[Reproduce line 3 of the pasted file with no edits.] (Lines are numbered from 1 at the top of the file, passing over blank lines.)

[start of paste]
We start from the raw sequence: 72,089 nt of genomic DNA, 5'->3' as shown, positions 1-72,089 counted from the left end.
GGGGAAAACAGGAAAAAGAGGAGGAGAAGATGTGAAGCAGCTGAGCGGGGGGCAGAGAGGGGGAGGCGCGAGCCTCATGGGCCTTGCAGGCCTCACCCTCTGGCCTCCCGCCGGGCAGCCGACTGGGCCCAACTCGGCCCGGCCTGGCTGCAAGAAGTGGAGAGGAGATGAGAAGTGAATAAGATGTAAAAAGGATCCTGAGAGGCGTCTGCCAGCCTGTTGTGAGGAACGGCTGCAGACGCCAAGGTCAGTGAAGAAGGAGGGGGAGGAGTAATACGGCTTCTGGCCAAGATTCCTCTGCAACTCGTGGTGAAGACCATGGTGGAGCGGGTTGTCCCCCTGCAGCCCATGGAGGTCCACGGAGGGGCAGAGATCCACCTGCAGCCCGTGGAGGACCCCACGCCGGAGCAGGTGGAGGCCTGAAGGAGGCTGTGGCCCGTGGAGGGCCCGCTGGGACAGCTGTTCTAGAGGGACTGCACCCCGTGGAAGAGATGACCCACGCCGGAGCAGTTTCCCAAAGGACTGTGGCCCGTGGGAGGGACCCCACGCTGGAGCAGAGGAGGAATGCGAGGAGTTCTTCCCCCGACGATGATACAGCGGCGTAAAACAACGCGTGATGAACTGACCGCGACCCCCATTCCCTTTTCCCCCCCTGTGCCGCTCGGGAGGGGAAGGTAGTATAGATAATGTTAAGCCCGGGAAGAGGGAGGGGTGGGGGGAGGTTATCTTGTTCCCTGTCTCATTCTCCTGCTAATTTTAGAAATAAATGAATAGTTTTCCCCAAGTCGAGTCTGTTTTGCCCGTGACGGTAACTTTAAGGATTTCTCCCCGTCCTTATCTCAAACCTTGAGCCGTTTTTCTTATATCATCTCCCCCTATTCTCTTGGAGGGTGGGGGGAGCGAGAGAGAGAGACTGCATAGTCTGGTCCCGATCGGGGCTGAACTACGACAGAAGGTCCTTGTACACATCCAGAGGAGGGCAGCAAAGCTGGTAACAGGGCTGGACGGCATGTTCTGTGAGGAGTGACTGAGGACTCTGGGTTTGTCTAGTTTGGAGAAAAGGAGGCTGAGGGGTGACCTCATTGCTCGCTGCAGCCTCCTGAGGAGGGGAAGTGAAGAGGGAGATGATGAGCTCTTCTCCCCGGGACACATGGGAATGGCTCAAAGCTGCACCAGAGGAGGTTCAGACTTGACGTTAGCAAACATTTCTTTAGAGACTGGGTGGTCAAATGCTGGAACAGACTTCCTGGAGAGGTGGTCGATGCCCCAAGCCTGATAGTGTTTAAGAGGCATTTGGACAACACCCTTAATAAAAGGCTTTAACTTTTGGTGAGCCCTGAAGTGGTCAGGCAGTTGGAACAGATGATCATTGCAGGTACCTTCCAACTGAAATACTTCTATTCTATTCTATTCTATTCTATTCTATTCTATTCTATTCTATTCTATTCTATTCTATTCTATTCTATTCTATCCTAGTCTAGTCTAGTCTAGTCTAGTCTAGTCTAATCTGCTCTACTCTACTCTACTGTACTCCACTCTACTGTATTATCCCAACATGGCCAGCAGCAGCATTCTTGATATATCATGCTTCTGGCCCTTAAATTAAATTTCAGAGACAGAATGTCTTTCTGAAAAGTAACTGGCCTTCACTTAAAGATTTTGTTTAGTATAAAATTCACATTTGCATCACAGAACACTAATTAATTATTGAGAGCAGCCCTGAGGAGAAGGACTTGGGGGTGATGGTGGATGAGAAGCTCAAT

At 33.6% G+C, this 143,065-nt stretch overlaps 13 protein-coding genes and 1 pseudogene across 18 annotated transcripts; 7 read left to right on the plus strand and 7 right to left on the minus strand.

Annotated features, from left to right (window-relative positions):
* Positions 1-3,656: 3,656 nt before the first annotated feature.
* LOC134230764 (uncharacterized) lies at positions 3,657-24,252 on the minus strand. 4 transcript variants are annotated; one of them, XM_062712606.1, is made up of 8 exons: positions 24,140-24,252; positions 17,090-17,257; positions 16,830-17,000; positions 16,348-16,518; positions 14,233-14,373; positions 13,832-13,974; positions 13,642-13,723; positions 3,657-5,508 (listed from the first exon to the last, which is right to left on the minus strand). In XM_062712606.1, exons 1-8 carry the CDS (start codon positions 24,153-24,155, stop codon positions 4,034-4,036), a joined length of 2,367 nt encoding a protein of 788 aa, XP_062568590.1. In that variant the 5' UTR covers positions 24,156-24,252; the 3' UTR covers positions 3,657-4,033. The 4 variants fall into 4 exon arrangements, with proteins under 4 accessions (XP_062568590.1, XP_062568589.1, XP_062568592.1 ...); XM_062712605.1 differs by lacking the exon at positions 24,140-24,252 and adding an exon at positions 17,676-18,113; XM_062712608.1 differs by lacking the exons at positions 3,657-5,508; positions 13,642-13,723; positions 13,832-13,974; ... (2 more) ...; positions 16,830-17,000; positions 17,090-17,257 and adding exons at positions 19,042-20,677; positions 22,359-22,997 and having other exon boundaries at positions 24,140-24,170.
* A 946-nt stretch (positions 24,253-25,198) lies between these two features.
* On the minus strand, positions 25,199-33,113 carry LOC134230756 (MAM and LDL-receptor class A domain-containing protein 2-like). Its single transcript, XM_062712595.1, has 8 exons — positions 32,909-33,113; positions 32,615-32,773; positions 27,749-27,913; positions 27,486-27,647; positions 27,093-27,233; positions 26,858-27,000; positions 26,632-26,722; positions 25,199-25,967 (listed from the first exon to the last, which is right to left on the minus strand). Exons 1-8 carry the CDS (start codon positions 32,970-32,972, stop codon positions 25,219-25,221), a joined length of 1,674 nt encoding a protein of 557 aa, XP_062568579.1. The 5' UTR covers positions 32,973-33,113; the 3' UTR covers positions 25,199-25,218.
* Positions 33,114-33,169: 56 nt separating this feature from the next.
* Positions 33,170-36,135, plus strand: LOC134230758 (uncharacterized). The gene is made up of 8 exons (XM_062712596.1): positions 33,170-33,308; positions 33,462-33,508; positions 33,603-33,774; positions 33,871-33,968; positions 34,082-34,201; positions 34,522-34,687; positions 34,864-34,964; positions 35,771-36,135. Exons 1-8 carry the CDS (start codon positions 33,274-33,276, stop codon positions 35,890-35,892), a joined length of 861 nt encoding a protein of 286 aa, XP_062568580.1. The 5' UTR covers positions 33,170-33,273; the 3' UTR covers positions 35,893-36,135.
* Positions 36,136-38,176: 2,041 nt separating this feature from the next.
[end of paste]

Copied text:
At 33.6% G+C, this 143,065-nt stretch overlaps 13 protein-coding genes and 1 pseudogene across 18 annotated transcripts; 7 read left to right on the plus strand and 7 right to left on the minus strand.